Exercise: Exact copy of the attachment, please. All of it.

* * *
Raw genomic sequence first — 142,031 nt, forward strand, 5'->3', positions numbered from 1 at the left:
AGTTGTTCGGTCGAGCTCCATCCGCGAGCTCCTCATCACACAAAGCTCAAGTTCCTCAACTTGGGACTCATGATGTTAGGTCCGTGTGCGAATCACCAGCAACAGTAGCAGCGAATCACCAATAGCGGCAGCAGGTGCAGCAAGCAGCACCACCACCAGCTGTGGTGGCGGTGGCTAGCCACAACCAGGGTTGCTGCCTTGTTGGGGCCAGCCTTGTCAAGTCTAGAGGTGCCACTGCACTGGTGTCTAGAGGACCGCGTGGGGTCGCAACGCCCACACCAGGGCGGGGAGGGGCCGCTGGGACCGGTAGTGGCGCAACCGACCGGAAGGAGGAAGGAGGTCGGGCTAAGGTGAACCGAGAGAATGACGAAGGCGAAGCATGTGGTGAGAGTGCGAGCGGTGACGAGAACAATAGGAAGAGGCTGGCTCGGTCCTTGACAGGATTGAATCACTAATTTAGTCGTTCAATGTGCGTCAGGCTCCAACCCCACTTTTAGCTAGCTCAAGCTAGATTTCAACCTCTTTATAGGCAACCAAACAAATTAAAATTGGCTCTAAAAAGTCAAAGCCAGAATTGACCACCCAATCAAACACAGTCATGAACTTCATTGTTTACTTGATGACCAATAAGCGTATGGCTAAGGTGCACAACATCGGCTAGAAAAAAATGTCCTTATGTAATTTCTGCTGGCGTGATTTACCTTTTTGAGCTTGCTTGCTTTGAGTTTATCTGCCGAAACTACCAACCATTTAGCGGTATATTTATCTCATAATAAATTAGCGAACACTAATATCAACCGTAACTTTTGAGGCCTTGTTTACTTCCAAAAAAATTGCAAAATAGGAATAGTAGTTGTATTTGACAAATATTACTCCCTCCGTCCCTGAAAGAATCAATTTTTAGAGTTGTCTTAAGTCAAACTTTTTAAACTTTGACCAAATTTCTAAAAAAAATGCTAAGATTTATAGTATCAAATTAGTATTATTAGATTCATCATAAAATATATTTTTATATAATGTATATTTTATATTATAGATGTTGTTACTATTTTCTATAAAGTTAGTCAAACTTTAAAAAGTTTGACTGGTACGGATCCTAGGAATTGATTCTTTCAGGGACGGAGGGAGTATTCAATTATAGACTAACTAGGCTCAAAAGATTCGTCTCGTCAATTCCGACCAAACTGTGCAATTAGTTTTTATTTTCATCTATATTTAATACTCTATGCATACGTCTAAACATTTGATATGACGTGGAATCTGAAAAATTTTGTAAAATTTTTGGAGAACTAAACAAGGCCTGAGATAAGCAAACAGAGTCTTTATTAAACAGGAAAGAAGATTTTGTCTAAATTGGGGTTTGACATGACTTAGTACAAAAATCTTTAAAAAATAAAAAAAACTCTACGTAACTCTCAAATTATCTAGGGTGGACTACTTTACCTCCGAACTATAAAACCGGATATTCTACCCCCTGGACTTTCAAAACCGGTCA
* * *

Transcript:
Raw genomic sequence first — 142,031 nt, forward strand, 5'->3', positions numbered from 1 at the left:
AGTTGTTCGGTCGAGCTCCATCCGCGAGCTCCTCATCACACAAAGCTCAAGTTCCTCAACTTGGGACTCATGATGTTAGGTCCGTGTGCGAATCACCAGCAACAGTAGCAGCGAATCACCAATAGCGGCAGCAGGTGCAGCAAGCAGCACCACCACCAGCTGTGGTGGCGGTGGCTAGCCACAACCAGGGTTGCTGCCTTGTTGGGGCCAGCCTTGTCAAGTCTAGAGGTGCCACTGCACTGGTGTCTAGAGGACCGCGTGGGGTCGCAACGCCCACACCAGGGCGGGGAGGGGCCGCTGGGACCGGTAGTGGCGCAACCGACCGGAAGGAGGAAGGAGGTCGGGCTAAGGTGAACCGAGAGAATGACGAAGGCGAAGCATGTGGTGAGAGTGCGAGCGGTGACGAGAACAATAGGAAGAGGCTGGCTCGGTCCTTGACAGGATTGAATCACTAATTTAGTCGTTCAATGTGCGTCAGGCTCCAACCCCACTTTTAGCTAGCTCAAGCTAGATTTCAACCTCTTTATAGGCAACCAAACAAATTAAAATTGGCTCTAAAAAGTCAAAGCCAGAATTGACCACCCAATCAAACACAGTCATGAACTTCATTGTTTACTTGATGACCAATAAGCGTATGGCTAAGGTGCACAACATCGGCTAGAAAAAAATGTCCTTATGTAATTTCTGCTGGCGTGATTTACCTTTTTGAGCTTGCTTGCTTTGAGTTTATCTGCCGAAACTACCAACCATTTAGCGGTATATTTATCTCATAATAAATTAGCGAACACTAATATCAACCGTAACTTTTGAGGCCTTGTTTACTTCCAAAAAAATTGCAAAATAGGAATAGTAGTTGTATTTGACAAATATTACTCCCTCCGTCCCTGAAAGAATCAATTTTTAGAGTTGTCTTAAGTCAAACTTTTTAAACTTTGACCAAATTTCTAAAAAAAATGCTAAGATTTATAGTATCAAATTAGTATTATTAGATTCATCATAAAATATATTTTTATATAATGTATATTTTATATTATAGATGTTGTTACTATTTTCTATAAAGTTAGTCAAACTTTAAAAAGTTTGACTGGTACGGATCCTAGGAATTGATTCTTTCAGGGACGGAGGGAGTATTCAATTATAGACTAACTAGGCTCAAAAGATTCGTCTCGTCAATTCCGACCAAACTGTGCAATTAGTTTTTATTTTCATCTATATTTAATACTCTATGCATACGTCTAAACATTTGATATGACGTGGAATCTGAAAAATTTTGTAAAATTTTTGGAGAACTAAACAAGGCCTGAGATAAGCAAACAGAGTCTTTATTAAACAGGAAAGAAGATTTTGTCTAAATTGGGGTTTGACATGACTTAGTACAAAAATCTTTAAAAAATAAAAAAAACTCTACGTAACTCTCAAATTATCTAGGGTGGACTACTTTACCTCCGAACTATAAAACCGGATATTCTACCCCCTGGACTTTCAAAACCGGTCA